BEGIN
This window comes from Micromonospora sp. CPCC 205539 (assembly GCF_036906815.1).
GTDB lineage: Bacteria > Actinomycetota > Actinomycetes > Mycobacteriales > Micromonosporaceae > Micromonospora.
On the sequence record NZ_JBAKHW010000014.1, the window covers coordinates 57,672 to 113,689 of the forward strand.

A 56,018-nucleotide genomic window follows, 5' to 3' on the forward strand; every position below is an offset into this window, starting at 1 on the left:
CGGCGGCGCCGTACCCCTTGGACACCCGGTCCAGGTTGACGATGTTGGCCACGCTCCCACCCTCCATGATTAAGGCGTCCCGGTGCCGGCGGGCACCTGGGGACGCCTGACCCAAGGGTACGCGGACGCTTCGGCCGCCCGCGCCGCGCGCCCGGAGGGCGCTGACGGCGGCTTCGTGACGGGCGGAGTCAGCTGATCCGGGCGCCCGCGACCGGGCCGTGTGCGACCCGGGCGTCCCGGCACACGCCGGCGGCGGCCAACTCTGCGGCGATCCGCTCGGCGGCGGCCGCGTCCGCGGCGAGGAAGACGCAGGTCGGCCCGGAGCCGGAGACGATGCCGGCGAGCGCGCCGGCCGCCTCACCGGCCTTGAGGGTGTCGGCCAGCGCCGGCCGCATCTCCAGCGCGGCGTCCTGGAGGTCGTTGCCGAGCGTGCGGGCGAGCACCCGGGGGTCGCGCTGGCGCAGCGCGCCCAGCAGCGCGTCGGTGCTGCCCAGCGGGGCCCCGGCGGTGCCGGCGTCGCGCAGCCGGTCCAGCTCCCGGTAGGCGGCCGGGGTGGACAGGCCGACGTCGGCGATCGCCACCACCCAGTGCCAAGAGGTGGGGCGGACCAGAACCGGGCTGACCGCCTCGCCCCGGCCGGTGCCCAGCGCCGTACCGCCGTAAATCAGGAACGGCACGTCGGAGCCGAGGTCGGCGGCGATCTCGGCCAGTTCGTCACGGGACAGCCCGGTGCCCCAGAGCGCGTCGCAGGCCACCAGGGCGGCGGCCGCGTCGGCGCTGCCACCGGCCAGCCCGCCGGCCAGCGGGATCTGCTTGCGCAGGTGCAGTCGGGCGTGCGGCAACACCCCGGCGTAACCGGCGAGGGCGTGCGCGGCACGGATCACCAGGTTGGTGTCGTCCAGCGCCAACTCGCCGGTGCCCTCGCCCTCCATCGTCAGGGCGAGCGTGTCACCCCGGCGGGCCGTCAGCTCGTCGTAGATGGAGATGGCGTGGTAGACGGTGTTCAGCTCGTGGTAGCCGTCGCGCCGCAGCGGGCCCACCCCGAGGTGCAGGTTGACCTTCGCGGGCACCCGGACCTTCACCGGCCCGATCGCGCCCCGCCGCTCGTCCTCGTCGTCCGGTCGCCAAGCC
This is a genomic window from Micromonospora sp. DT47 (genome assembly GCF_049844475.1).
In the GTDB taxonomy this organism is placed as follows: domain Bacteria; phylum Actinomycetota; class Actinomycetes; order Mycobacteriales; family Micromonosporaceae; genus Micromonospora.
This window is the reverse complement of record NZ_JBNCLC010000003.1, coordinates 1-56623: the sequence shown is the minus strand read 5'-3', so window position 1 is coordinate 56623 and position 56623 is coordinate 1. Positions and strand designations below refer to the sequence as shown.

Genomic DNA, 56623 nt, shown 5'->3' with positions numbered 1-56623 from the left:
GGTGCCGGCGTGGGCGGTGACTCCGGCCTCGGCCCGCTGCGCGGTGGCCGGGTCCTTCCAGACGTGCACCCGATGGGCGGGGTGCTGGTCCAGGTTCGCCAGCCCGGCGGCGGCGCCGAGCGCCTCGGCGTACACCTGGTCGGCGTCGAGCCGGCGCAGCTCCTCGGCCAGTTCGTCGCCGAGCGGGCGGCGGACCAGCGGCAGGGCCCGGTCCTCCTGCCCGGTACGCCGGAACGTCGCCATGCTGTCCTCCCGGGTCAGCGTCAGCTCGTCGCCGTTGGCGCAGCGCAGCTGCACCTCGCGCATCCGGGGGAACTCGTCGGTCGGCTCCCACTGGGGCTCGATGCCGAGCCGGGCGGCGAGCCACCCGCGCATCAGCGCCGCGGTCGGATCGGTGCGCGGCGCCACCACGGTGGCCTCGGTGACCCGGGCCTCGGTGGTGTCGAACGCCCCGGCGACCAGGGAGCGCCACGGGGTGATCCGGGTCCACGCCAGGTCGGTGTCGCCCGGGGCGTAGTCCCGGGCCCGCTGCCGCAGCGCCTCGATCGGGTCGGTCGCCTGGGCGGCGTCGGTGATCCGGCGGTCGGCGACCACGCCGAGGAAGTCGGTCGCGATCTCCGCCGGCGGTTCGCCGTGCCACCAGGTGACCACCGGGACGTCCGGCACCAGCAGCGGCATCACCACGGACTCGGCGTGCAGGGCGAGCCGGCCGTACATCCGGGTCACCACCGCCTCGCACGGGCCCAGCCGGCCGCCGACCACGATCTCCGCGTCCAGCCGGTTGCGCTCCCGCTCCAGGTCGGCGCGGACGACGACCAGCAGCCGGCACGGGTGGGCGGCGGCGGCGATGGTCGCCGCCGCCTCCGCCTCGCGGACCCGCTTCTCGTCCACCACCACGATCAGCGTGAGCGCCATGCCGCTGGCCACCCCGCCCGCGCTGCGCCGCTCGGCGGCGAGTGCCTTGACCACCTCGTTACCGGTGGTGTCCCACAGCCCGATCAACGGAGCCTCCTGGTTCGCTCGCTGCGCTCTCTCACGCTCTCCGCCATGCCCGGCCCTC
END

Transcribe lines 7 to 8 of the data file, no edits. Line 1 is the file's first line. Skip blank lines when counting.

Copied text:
In the GTDB taxonomy this organism is placed as follows: domain Bacteria; phylum Actinomycetota; class Actinomycetes; order Mycobacteriales; family Micromonosporaceae; genus Micromonospora.
This window is the reverse complement of record NZ_JBNCLC010000003.1, coordinates 1-56623: the sequence shown is the minus strand read 5'-3', so window position 1 is coordinate 56623 and position 56623 is coordinate 1. Positions and strand designations below refer to the sequence as shown.